I haven’t met a photographer yet who wouldn’t appreciate a more powerful computer. We push our machines very hard, and it’s no fun to sit and wait to view and edit images. So naturally, we tend to dream about a “better” computer. But what does that mean? Should I get a really powerful GPU (Graphics Processing Unit) unit because I work on images? Maybe more RAM, I heard I should get 64GB from a guy who’s never seen how I work. Oh, wait, I need a bigger and faster SSD (Solid State Drive).
Each of these upgrades is obviously going to cost you and unless you want to throw huge amounts of money at the problem and pray it works, you should probably get a better idea of what you’re going to get for your money. Even little splurges have a cost. You might not care about spending an extra $200 for an upgraded GPU on top of the $2500 you’re already planning to spend, but should you? You could pay for an extra couple years of Lightroom and Photoshop with that money, so ideally you’re not just guessing that it’s going to help.
While nothing’s a sure bet, there are some simple ways you can help easily determine where spending some of your hard-earned cash will give you the most increase in performance. When it comes to speed, there are several factors which tend to play a role (in no particular order of importance, as it varies case by case).
- The software you use. Some programs are much more efficient than others for a given task. For example, many sports and wedding photographers love Photo Mechanic for its speed in culling images. And this can all change over time. Some future Photoshop update could slow down due to new features or speed up due to optimized code.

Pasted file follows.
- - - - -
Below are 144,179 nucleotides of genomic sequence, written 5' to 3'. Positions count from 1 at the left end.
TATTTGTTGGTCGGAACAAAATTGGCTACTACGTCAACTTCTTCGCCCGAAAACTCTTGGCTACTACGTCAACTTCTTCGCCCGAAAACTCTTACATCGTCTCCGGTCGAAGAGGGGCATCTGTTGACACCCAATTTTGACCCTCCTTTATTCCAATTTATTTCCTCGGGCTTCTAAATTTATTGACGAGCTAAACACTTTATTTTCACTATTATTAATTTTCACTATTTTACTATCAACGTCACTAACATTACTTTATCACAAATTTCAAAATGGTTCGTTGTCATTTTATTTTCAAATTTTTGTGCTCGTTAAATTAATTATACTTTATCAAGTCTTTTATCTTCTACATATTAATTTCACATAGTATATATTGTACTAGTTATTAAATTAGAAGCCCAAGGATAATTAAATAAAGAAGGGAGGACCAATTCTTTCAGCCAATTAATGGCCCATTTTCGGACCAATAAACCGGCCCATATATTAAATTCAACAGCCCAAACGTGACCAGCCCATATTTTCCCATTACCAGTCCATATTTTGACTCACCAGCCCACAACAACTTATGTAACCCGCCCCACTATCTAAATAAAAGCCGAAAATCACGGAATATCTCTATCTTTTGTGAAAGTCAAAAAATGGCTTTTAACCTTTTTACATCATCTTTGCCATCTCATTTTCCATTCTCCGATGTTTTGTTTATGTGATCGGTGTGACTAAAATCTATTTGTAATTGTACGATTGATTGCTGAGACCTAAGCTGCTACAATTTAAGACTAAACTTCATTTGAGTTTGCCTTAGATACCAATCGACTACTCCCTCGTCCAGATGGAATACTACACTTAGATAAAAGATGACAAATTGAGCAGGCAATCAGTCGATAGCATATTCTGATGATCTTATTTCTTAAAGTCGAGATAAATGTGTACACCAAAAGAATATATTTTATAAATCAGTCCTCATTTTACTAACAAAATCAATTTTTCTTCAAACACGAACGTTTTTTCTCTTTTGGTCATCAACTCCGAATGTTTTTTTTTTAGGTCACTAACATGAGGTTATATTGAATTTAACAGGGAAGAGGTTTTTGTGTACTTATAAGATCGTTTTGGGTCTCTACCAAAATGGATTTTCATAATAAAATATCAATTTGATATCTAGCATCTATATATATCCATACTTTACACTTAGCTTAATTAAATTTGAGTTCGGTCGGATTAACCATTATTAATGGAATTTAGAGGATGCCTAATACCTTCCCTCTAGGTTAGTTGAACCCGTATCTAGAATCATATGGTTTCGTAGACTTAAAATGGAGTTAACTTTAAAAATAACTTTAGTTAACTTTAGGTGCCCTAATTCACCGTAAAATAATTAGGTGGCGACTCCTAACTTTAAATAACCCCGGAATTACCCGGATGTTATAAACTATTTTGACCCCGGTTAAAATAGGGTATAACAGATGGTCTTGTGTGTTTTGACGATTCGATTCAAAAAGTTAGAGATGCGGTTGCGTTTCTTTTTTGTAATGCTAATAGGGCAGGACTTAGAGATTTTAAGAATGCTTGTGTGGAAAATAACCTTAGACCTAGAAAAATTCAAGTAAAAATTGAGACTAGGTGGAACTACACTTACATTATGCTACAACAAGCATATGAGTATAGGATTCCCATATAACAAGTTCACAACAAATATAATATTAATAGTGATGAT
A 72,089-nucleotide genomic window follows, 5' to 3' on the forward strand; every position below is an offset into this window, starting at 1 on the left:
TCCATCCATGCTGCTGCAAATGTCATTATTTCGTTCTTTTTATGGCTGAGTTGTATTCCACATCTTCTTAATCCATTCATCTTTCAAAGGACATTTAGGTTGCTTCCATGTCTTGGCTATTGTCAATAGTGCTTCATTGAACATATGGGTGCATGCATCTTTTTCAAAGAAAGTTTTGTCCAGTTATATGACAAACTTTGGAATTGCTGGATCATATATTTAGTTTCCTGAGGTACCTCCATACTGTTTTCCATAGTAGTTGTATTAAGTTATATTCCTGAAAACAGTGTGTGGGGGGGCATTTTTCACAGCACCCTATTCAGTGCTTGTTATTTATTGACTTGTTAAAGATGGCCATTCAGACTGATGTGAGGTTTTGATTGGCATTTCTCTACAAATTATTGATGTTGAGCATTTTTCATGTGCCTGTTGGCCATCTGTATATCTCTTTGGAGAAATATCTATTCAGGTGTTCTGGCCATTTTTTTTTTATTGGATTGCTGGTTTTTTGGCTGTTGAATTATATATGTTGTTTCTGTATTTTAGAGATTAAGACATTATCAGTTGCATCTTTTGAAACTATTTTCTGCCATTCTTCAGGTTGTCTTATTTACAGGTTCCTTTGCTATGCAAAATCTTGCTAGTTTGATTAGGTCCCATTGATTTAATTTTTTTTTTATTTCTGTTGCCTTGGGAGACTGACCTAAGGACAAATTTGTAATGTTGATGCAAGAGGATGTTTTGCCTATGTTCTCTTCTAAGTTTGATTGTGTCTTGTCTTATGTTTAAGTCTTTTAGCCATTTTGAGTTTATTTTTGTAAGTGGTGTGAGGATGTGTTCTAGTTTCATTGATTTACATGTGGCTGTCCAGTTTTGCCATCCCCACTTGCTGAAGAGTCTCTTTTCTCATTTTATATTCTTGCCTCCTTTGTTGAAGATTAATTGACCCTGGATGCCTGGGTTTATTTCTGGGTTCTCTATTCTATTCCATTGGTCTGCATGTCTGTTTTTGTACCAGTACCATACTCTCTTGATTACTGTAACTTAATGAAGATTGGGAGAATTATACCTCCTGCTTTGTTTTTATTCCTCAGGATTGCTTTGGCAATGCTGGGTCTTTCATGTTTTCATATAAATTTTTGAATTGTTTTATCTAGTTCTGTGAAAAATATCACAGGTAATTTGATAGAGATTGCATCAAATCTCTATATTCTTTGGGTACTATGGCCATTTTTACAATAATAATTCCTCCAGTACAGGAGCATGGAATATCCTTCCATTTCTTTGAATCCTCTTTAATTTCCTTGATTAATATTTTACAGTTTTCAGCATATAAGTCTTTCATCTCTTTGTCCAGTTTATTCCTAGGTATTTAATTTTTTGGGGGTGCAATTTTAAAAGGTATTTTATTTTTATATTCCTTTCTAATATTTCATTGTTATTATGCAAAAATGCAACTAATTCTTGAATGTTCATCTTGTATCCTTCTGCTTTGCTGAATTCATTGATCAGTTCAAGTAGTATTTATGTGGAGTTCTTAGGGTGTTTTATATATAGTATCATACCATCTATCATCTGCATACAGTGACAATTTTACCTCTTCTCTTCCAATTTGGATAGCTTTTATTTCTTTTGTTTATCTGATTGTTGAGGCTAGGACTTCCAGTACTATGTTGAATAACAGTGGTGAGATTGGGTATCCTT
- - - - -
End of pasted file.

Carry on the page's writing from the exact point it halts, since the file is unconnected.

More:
- The clock speed of your CPU (Central Processing Unit). This is a measure of raw speed that affects pretty much anything that does not run on the GPU.
- The number of CPU cores. Software can be optimized to be broken up into different tasks that can be processed simultaneously by multiple cores. But code which is not optimized for multiple cores, may see no benefit at all. An analogy would be hiring 4 people to paint your house (where they can effectively break up the work and get the job done faster) vs hiring 4 people to cook your dinner (where they’re more likely to trip over each other in the kitchen than feed you more quickly).
- The GPU. This is a complex mix of GPU cores, speed, and GPU RAM (unless you’re on Apple Silicon, where the GPU gets RAM from a shared pool). I’m just going to lump these together, and it should make more sense why when you see the testing below.
- The amount of RAM. This is where data resides when it is being processed. If you run out, you’re computer may use the (much slower) hard drive to help manage the temporary data or it may simple give you an error.
- The speed of RAM. This affects how much time the CPU may spend waiting to retrieve or store temporary data.
- Hard drive size. Hard drives may be used to an extent as working memory (such as scratch disks in Photoshop). In situations where the free space runs very low, this can suddenly switch from a non-factor to a major performance issue.
- Hard drive speed. This affects the time needed to get and store data, which may affect the speed of opening applications or opening and saving images.
This isn’t a comprehensive list and I’ve simplified a few concepts, but it covers all the things that make a big difference for purchasing decisions. And on this list, all but #1 are hardware factors which you may potentially be able to improve through an upgrade. The key to knowing which is important is understanding which of these represent a bottleneck to the tasks that are slowing you down. Any given task likely required multiple sub-systems (CPU, RAM, etc), but slow performance is often the result of a specific component taking a very long time for a specific task. The key to knowing where to invest in your computer is knowing where an investment might help address a bottleneck. And we can get a very good sense of the opportunities by understanding the bottlenecks we have now.